When it comes to jury trials in federal court cases, Article III of the Constitution is succinct and clear: “The Trial of all Crimes, except in Cases of Impeachment, shall be by Jury,” and that trials must take place within the state where the crime was committed. Although the Antifederalists could find no fault with the brevity or clarity of this clause, they denounced it for being woefully inadequate. In fact, many were outraged by the way that the new Constitution allegedly undermined jury trials in federal courts. They accused the Framers of, if not secretly and deliberately plotting to do away with jury trials in many important instances, then at least possessing a reckless indifference to this venerable institution. It is no accident that three of the amendments in the Bill of Rights sought to buttress the right to a jury trial (the right of grand juries in the 5th Amendment; the right to an “impartial” jury derived from “the state and district wherein the crime shall have been committed” in the 6th Amendment; and jury trials for civil cases in the 7th Amendment). For Americans in the eighteenth century, given their experience in the late colonial period under Britain, having judicial decisions depend upon jurors who were drawn from the citizenry was almost as important as forming a legislature that would be popularly elected. They would brook no Constitution that seemed to trifle with this keystone of free government.
There is certainly no truth to the suggestion that anyone at the Convention was secretly conniving to undermine the guarantees for jury trials in federal courts. The Framers were unwilling to descend into particulars about the precise mode in which juries would be assembled or to enumerate all the cases in which they would be required because different states had different requirements regarding juries, making it impossible to find a uniform rule that would satisfy everyone. They hoped instead that the Constitution could safely trust Congress to work out the individual rules and the specific requirements for jury trials. And if the Framers were complacent about juries, it was not because they thought them unimportant; on the contrary, they believed that their importance was so obvious that they did not need prolonged and minute guarantees about them in the Constitution.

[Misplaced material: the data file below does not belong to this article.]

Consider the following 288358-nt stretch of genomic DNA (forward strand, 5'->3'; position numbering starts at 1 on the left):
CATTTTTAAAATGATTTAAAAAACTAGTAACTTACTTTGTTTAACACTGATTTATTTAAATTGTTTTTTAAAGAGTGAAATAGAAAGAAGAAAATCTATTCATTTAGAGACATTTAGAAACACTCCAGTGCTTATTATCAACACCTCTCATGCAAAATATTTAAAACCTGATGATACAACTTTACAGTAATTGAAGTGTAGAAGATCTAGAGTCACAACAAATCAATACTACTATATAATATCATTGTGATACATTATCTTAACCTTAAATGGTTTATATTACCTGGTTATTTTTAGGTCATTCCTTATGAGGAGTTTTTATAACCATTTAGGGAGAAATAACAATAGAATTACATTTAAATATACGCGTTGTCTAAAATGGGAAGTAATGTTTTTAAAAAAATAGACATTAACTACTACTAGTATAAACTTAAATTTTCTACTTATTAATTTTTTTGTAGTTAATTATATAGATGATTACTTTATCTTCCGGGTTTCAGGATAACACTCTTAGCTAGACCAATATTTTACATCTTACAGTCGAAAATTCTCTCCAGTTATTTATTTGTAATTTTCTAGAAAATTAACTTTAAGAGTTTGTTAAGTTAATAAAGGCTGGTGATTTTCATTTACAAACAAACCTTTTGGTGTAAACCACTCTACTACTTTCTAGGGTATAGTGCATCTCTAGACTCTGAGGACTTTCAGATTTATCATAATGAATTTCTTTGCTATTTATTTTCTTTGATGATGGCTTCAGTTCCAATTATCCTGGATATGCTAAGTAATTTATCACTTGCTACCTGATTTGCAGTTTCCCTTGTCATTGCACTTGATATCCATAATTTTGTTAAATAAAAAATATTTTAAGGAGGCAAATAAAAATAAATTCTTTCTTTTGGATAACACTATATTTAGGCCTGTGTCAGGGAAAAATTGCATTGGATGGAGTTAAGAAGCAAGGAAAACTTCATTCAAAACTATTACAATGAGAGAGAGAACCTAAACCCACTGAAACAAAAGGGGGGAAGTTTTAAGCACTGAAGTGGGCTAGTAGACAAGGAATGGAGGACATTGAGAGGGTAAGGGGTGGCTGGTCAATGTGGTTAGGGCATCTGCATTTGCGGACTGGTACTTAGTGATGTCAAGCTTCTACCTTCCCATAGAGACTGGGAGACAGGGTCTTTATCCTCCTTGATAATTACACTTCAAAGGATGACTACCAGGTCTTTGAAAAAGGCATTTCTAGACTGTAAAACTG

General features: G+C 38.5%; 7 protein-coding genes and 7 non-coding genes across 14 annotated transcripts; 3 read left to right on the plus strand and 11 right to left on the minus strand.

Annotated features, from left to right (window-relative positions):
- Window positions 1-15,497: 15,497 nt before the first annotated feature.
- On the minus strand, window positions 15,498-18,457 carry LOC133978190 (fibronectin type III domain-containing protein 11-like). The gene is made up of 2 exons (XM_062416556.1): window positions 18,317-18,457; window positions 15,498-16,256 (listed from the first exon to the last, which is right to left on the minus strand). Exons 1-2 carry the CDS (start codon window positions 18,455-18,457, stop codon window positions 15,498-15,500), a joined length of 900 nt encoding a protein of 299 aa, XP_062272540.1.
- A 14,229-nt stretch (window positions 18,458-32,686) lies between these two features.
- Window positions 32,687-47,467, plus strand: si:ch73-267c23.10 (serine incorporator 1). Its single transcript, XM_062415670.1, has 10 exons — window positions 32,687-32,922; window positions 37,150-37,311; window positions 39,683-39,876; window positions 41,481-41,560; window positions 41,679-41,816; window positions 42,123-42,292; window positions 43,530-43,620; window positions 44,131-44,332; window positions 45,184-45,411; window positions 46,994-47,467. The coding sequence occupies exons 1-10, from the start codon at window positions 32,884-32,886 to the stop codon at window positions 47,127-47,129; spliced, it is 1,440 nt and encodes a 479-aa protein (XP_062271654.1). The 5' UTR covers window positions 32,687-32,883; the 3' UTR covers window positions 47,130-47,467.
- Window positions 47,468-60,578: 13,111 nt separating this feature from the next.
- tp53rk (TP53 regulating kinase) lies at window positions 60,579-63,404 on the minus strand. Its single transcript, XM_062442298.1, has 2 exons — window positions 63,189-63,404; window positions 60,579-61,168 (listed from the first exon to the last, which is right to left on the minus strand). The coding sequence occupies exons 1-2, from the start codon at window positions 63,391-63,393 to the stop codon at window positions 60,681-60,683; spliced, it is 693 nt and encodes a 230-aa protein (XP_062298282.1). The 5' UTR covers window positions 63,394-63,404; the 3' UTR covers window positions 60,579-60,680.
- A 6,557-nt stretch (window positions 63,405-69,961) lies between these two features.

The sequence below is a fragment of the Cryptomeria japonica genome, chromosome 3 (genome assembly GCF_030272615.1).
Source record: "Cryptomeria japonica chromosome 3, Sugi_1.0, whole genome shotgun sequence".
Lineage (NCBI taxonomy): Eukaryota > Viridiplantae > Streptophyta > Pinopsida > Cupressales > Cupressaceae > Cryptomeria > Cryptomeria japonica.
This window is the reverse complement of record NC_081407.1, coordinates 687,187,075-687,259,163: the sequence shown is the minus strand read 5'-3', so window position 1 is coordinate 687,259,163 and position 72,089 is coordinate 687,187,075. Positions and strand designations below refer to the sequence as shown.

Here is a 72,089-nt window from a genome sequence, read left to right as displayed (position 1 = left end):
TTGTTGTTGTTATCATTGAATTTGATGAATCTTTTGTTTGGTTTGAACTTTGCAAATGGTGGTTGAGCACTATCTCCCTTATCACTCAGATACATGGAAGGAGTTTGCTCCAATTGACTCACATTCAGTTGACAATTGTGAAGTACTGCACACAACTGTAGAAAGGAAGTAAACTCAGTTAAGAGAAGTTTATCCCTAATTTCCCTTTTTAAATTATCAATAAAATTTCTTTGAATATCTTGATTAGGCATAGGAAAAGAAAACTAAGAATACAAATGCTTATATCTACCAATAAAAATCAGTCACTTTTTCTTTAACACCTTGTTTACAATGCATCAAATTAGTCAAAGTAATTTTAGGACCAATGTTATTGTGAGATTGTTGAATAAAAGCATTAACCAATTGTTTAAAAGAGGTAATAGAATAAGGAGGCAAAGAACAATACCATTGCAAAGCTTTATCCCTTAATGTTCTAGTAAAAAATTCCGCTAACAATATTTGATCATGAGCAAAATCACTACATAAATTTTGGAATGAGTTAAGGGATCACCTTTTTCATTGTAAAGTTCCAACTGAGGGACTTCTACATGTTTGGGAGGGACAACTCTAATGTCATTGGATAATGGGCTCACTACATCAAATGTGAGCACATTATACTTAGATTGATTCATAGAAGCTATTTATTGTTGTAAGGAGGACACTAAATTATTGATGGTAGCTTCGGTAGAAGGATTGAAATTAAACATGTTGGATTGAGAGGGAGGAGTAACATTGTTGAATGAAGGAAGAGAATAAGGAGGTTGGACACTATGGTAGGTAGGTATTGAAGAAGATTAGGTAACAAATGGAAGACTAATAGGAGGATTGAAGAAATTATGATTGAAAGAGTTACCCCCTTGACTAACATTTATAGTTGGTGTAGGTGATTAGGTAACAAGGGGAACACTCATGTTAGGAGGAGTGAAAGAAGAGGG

However, the accusations of the Antifederalists, and even some friends of the Constitution, convinced the First Congress that greater specificity would have to be added immediately, both in the Judiciary Act of 1789 and within a bill of rights that would be incorporated into the Constitution itself.
The value of jury trials was so obvious, in fact, that no one made any explicit motion to guarantee them until the Committee of Detail made its report on August 6. The members of this committee had inserted a provision for the first time that would require that “the trial of all criminal offences (except in cases of impeachment) shall be in the state where they shall be committed; and shall be by jury.” That provision was passed unanimously and without debate on August 28. The delegates merely added a clause that provided for those circumstances when a federal crime was “not committed within any state, then the trial shall be at such place or places as the legislature may direct.” Thus, without debate or apparent deliberation, the Framers provided for jury trials in federal criminal cases, and they did so in a way that they must have believed would satisfy the most jealous guardian of individual rights.
On September 12, however, Hugh Williamson pointed out “that no provision was yet made for juries in civil cases, and suggested the necessity of it.” By this time, however, less than a week before the end of the Convention, the delegates were reluctant to entertain any new proposals that might slow down their race to the finish line.
The Framers’ decision to punt on this question produced embarrassments of its own. Among Mason’s list of grievances against the Constitution, he included the absence of any guarantee for “the trial by jury in civil causes.” Several Antifederalists took up the same battle cry during the ratifying debates, and they also decried the possibility that juries might be drawn from some place other than the “vicinage,” or neighborhood, of the crime. Finally, opponents to the Constitution wanted to be assured that indictments would be procured by a grand jury, in order to protect the rights of the accused from an overzealous federal prosecutor. The Federalists were not indifferent to these protections; rather, they had believed that niceties such as these could be sufficiently settled by Congress. The reaction of many opponents to the Constitution convinced the nation otherwise. Consequently, not only did the First Congress address many of these concerns in the Judiciary Act of 1789, but amendments were also added to the Constitution which supplemented the sparse provisions in Article III for jury trials in federal cases.